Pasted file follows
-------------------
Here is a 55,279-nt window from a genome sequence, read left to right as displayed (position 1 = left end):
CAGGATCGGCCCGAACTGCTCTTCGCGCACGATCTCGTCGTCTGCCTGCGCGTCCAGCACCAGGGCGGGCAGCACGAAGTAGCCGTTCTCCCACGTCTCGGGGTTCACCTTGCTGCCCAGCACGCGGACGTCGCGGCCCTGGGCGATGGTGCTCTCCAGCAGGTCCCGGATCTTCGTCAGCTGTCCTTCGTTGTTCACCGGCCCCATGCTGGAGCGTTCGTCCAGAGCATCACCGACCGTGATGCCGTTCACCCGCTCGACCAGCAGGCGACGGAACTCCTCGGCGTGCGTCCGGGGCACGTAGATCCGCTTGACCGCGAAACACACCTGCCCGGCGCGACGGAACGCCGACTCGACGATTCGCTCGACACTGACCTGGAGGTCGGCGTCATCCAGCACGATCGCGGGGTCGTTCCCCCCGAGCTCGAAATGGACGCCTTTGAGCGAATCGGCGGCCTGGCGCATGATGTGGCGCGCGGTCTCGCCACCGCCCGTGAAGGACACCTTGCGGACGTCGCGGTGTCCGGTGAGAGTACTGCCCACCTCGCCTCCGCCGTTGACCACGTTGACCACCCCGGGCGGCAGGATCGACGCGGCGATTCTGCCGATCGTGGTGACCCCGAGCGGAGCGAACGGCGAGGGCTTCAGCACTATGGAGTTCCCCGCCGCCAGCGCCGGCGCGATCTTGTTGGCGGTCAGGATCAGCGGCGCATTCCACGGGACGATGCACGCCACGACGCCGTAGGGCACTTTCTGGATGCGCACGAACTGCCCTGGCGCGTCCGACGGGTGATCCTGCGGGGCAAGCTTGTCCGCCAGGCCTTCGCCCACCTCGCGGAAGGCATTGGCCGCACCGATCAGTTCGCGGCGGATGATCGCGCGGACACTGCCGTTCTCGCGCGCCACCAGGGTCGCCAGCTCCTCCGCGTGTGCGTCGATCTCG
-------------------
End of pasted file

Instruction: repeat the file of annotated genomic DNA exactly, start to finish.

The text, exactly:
Here is a 55,279-nt window from a genome sequence, read left to right as displayed (position 1 = left end):
CAGGATCGGCCCGAACTGCTCTTCGCGCACGATCTCGTCGTCTGCCTGCGCGTCCAGCACCAGGGCGGGCAGCACGAAGTAGCCGTTCTCCCACGTCTCGGGGTTCACCTTGCTGCCCAGCACGCGGACGTCGCGGCCCTGGGCGATGGTGCTCTCCAGCAGGTCCCGGATCTTCGTCAGCTGTCCTTCGTTGTTCACCGGCCCCATGCTGGAGCGTTCGTCCAGAGCATCACCGACCGTGATGCCGTTCACCCGCTCGACCAGCAGGCGACGGAACTCCTCGGCGTGCGTCCGGGGCACGTAGATCCGCTTGACCGCGAAACACACCTGCCCGGCGCGACGGAACGCCGACTCGACGATTCGCTCGACACTGACCTGGAGGTCGGCGTCATCCAGCACGATCGCGGGGTCGTTCCCCCCGAGCTCGAAATGGACGCCTTTGAGCGAATCGGCGGCCTGGCGCATGATGTGGCGCGCGGTCTCGCCACCGCCCGTGAAGGACACCTTGCGGACGTCGCGGTGTCCGGTGAGAGTACTGCCCACCTCGCCTCCGCCGTTGACCACGTTGACCACCCCGGGCGGCAGGATCGACGCGGCGATTCTGCCGATCGTGGTGACCCCGAGCGGAGCGAACGGCGAGGGCTTCAGCACTATGGAGTTCCCCGCCGCCAGCGCCGGCGCGATCTTGTTGGCGGTCAGGATCAGCGGCGCATTCCACGGGACGATGCACGCCACGACGCCGTAGGGCACTTTCTGGATGCGCACGAACTGCCCTGGCGCGTCCGACGGGTGATCCTGCGGGGCAAGCTTGTCCGCCAGGCCTTCGCCCACCTCGCGGAAGGCATTGGCCGCACCGATCAGTTCGCGGCGGATGATCGCGCGGACACTGCCGTTCTCGCGCGCCACCAGGGTCGCCAGCTCCTCCGCGTGTGCGTCGATCTCG